21 February 2023
The surprise rise in the S&P/CIPS Composite PMI to 53.0 (a reading above 50 means activity is growing), the highest since the middle of last year, suggests the anticipated recession will be mild. Indeed, it’s touch-and-go as to whether the UK falls into a recession at all.
However, we are yet to see most of the impact of the huge rise in interest rates over the last year and the PMI hasn’t been the most reliable guide to movements in the economy since the pandemic. For what its worth, we still think the UK economy will fall into a mild recession in the first half of this year, before growth resumes in Q3.
Even if the UK does avoid a technical recession of two consecutive quarters of negative GDP growth, we will still enter a ‘slowcession’, where growth essentially flatlines. It will probably be the end of 2024 before the UK economy is back to its pre-pandemic size, representing four years of stagnation.
Today’s data will support the hawks (economic policy advisors preferring policies that involve higher interest rates) on the Monetary Policy Committee (MPC) who say that interest rates need to rise a bit further to dampen demand and especially to prompt some easing in the labour market. The rise in the composite employment index to 51.9 will be concerning to the MPC as it implies firms aren’t yet shedding labour.
The flash composite PMI rose to 53 in February, from 48.5 in January. That mostly reflected a sharp increase in the services PMI to 53.3, from 48.7. According to S&P Global, demand improved on the back of a brighter global economic outlook and lower domestic political uncertainty. The manufacturing survey also rose, although by less, to 49.2 from 47. Businesses reported higher client demand and a further easing in supply bottlenecks.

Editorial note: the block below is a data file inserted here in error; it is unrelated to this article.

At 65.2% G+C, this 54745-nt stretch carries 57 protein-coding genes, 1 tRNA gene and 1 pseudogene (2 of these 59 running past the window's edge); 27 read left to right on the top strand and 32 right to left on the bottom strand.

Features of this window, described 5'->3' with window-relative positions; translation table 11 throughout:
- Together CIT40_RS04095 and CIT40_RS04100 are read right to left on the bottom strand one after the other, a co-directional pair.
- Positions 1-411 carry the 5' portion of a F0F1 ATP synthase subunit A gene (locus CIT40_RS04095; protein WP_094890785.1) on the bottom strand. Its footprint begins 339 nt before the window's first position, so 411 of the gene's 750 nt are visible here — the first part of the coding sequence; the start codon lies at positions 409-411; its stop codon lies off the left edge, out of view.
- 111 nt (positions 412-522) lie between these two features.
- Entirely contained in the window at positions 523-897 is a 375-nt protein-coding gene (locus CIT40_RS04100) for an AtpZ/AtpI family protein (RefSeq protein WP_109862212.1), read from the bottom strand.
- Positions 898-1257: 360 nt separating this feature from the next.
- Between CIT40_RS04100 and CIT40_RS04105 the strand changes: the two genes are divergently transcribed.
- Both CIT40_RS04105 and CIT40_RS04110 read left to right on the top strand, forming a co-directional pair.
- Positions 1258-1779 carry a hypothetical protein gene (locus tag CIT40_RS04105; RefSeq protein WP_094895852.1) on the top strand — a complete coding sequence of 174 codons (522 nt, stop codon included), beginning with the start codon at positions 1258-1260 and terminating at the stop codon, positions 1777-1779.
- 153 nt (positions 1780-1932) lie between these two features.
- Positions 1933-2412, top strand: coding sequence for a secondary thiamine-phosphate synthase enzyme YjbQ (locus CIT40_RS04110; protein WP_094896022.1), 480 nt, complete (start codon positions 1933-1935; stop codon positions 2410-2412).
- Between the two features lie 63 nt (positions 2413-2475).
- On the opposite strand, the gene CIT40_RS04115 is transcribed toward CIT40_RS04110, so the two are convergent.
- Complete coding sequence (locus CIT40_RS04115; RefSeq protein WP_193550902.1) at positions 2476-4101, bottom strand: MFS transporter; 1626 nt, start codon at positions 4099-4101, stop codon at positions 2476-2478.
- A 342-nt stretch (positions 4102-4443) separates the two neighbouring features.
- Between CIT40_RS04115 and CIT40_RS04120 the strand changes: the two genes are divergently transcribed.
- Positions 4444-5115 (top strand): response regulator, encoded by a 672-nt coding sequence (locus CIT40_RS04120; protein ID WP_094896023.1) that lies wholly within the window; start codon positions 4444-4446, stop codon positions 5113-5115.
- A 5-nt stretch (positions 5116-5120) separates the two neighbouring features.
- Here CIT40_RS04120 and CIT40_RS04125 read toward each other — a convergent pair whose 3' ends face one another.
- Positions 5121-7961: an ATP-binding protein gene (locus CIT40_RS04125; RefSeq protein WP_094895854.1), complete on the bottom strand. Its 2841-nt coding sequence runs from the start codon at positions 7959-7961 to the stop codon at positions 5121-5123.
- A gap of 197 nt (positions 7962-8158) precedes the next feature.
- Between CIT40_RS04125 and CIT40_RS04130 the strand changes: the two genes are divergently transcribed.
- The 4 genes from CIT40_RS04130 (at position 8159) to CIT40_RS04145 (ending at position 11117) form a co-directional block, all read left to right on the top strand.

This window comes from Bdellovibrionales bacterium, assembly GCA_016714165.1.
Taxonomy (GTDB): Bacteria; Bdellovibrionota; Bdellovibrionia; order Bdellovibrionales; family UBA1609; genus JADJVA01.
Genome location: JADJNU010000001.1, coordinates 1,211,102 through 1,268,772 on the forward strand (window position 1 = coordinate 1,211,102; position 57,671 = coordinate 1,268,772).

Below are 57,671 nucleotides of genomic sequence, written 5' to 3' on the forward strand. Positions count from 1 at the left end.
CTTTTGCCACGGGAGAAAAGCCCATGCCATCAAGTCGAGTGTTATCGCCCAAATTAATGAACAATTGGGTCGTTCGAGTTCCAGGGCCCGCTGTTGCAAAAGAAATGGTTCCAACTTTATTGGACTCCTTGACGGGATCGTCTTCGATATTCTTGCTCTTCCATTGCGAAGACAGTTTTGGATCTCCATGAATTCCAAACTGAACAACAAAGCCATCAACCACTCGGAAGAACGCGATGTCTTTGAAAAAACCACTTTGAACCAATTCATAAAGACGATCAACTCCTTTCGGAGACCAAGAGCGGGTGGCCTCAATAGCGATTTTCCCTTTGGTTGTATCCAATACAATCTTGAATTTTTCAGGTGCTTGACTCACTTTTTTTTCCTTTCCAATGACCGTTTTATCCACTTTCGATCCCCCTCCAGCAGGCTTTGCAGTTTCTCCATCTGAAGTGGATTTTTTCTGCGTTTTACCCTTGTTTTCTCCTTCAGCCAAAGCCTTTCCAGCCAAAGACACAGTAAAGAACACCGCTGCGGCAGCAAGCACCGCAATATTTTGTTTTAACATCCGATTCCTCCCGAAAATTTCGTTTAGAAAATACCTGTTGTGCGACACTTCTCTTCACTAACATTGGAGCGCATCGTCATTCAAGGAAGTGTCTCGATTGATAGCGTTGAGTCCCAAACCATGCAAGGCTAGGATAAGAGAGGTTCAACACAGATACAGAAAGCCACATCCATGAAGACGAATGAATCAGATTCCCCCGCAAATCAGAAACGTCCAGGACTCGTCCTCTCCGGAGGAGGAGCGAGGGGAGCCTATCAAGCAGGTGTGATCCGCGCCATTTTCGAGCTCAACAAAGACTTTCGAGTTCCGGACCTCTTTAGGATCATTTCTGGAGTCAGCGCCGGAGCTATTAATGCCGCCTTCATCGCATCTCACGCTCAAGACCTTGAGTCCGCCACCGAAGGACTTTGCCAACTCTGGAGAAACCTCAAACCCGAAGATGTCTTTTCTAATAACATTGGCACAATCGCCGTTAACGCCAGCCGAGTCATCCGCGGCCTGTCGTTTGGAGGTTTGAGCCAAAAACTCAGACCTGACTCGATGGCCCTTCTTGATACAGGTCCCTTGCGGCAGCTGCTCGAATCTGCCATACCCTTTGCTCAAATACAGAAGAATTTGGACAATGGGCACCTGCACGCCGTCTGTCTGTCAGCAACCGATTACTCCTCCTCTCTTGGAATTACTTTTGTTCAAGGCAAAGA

There was mixed news on inflationary pressures. Pipeline price pressures eased further, with the input prices index falling to its lowest level since spring 2021. However, the composite output prices index rose to a five-month high of 62.6 in February, from 61.9 in January.
Inflation is likely to fall sharply this year as energy and goods prices fall. However, services inflation, which is more influenced by the domestic economy and wage growth, will fall much more slowly.
Interest rate peak in view
Today’s reading makes it a little more likely that the MPC goes for another 25 basis points at its next meeting in March. The labour market isn’t cooling fast enough amid a resilient economy for the MPC to be confident it has won the inflation battle just yet. However, that will probably be the peak. There is mounting evidence that inflation is falling sustainably and the MPC will want to see how the economy reacts to the huge rise in interest rates that have already occurred.
Overall, February’s PMI points to continued resilience in the economy despite the sharp squeeze in real incomes and the rapid increase in interest rates. That means that it’s touch and go whether the UK slips into a technical recession this year or not.